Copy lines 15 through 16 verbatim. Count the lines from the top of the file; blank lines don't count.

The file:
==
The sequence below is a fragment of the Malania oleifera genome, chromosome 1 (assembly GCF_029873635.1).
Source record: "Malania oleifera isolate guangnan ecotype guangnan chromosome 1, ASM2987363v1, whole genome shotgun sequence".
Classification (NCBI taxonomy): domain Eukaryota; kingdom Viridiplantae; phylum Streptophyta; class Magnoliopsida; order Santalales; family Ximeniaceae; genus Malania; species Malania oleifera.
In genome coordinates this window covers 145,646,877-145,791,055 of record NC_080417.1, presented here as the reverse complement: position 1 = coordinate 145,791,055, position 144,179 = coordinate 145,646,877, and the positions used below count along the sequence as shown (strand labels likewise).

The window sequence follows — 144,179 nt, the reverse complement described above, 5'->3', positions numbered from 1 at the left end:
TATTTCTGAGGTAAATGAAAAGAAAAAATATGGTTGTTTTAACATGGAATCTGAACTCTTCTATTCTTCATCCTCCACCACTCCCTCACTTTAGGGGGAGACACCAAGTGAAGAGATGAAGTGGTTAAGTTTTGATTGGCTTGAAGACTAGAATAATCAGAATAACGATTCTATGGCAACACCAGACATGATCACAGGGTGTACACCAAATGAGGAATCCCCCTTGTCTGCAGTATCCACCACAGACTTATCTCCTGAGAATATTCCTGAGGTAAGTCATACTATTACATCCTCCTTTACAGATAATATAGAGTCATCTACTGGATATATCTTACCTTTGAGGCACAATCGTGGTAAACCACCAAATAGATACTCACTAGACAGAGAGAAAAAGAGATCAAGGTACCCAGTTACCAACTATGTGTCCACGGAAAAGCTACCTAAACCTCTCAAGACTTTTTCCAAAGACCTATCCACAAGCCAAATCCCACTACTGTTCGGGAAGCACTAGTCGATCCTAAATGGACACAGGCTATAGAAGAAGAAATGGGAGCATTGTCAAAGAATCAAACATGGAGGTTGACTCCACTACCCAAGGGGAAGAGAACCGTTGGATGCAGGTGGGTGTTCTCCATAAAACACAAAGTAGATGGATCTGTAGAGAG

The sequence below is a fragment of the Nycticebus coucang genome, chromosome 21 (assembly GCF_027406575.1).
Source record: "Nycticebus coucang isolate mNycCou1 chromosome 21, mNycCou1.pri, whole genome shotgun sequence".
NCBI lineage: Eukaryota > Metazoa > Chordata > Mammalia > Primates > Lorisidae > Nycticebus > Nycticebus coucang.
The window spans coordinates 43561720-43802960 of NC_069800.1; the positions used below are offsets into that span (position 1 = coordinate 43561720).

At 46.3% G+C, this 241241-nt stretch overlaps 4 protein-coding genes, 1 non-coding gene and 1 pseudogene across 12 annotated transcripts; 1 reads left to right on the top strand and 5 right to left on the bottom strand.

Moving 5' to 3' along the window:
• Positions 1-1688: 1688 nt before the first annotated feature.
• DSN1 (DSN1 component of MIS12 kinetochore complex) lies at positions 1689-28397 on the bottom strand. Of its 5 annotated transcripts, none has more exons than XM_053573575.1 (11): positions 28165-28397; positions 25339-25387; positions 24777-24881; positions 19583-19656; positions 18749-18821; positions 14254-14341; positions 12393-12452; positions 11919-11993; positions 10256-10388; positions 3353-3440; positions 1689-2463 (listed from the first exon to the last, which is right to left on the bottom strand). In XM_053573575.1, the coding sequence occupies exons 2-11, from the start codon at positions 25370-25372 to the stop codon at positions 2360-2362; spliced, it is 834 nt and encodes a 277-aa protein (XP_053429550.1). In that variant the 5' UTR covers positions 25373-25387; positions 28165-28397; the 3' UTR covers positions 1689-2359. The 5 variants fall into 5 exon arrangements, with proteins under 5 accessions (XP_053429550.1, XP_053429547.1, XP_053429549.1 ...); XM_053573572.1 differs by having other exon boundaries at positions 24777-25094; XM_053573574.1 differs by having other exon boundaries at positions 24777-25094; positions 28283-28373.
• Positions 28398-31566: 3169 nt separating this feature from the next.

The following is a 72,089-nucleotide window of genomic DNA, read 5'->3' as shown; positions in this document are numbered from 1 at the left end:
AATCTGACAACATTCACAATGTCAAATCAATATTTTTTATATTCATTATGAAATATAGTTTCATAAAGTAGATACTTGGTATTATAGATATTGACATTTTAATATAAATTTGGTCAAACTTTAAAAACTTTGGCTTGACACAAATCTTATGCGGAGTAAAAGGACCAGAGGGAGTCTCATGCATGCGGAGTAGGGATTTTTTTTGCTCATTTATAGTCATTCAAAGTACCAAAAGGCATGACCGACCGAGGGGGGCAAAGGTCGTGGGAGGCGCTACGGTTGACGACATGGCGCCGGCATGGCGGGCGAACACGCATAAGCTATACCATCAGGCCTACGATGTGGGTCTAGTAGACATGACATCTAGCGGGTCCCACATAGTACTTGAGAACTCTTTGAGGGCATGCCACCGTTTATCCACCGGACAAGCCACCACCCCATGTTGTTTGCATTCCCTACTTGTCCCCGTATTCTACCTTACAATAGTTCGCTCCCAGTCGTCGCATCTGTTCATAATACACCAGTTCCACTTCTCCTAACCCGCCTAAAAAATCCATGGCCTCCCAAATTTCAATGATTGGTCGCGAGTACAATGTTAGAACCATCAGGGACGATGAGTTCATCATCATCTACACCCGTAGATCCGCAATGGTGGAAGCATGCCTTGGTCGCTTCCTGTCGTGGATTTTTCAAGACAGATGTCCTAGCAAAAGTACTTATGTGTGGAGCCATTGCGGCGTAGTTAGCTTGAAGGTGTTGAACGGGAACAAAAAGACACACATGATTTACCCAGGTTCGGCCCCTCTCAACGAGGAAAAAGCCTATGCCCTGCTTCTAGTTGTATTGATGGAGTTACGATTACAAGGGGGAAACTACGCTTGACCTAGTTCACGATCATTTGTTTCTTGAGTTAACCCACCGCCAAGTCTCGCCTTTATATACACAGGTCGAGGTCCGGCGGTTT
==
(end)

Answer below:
• Positions 28398-31566: 3169 nt separating this feature from the next.

The following is a 72,089-nucleotide window of genomic DNA, read 5'->3' as shown; positions in this document are numbered from 1 at the left end: